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Chapter 13: Conflict and Peacemaking
Terms in this set (13)
A perceived incompatibility of actions or goals.
A condition marked by low levels of hostility and aggression and by mutually beneficial relationships.
A situation in which the conflicting parties, by each rationally pursuing its self-interest, become caught in mutually destructive behavior. Examples include the Prisoner's Dilemma and the Tragedy of the Commons.
Tragedy of the Commons
The "commons" is any shared resource, including air, water, energy sources, and food supplies. The tragedy occurs when individuals consume more than their share, with the cost of their doing so dispersed among all, causing the ultimate collapse-- the tragedy-- of the commons.
Games in which outcomes need not sum to zero. With cooperation, both can win; with competition, both can lose (also called mixed-motive situations).
Reciprocal views of each other often held by parties in conflict; for example, each may view itself as moral and peace-loving and the other as evil and aggressive.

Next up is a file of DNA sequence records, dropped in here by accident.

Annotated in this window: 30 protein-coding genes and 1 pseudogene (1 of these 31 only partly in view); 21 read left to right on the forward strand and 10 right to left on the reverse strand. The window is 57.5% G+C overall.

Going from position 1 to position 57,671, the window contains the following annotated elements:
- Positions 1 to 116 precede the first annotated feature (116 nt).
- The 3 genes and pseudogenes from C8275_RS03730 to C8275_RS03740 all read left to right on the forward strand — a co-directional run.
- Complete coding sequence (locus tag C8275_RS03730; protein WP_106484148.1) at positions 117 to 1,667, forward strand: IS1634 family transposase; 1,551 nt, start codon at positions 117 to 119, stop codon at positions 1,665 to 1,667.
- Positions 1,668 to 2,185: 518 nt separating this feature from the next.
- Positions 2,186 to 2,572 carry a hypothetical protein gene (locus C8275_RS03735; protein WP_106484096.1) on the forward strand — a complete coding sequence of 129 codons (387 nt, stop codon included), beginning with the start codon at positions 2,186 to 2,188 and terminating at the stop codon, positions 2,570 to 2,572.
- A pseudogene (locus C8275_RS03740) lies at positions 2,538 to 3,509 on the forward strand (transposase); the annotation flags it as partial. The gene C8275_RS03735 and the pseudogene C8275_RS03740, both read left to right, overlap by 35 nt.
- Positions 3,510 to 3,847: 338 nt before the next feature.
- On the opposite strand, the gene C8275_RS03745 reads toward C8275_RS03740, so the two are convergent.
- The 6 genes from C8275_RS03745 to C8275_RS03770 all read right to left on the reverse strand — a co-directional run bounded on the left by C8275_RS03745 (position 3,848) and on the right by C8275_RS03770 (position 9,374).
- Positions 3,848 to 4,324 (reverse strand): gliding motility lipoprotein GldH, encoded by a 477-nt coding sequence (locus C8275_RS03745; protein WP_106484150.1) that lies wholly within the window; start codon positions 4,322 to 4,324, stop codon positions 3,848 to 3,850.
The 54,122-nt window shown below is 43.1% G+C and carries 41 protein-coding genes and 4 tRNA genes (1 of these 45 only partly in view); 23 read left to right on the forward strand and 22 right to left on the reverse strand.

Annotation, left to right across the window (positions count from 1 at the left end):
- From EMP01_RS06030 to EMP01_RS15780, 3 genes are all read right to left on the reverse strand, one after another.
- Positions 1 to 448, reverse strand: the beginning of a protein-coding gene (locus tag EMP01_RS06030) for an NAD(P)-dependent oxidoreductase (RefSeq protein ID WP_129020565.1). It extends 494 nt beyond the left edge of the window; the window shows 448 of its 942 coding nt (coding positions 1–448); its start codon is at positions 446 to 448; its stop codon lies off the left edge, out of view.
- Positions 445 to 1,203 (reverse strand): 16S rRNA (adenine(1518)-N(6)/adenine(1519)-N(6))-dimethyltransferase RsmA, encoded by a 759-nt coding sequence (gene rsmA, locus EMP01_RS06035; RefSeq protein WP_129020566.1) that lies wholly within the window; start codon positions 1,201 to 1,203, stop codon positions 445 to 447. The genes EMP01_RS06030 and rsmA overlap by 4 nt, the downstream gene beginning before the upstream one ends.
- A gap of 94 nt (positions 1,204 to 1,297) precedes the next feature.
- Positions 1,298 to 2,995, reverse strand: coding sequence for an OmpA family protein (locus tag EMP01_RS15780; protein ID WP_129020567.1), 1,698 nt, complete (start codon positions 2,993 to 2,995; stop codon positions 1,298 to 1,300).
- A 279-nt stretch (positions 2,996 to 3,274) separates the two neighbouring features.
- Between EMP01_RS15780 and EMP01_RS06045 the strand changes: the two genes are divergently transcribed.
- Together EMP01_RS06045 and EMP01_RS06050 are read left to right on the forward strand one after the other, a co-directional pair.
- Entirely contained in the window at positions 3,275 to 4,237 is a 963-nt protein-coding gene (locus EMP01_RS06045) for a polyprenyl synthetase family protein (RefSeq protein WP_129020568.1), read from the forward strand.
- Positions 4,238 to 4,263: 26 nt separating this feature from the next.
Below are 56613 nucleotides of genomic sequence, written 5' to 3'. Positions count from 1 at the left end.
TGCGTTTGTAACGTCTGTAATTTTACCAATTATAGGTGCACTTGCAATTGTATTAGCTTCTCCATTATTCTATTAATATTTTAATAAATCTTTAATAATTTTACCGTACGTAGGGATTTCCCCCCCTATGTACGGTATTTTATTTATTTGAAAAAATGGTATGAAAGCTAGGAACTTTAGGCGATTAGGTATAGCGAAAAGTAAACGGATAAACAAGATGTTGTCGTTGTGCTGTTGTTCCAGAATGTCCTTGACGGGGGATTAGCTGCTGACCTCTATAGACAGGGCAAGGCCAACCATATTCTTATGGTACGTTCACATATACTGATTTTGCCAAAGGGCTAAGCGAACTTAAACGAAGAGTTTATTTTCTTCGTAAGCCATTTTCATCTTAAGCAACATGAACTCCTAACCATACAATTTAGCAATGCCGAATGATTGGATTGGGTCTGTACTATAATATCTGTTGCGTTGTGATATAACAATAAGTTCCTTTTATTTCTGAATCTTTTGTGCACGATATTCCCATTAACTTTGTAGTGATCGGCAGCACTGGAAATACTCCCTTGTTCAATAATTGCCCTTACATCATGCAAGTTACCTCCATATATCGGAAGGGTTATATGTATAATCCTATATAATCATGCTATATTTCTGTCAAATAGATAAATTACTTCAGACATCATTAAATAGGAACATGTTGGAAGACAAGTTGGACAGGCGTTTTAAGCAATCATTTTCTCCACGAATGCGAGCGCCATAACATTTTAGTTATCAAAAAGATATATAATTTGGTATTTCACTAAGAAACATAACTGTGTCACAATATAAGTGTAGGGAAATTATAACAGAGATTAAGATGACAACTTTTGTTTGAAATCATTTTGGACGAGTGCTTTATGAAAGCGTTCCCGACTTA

Contact on an equal basis. Just as a relationship between people of unequal status breeds attitudes consistent with their relationship, so do relationships between those of equal status. Thus, to reduce prejudice, interracial contact should ideally be between persons equal in status.
A shared goal that necessitates cooperative effort; a goal that overrides people's differences from one another.
Seeking an agreement to a conflict through direct negotiation between parties
An attempt by a neutral third part to resolve a conflict by facilitating communication and offering suggestions.
Resolution of a conflict by a neutral third party who studies both sides and imposes a settlement.
Win-win agreements that reconcile both parties' interests to their mutual benefit.
Acronym for graduated and reciprocated initiatives in tension reduction" -- a strategy designed to de-escalate international tensions.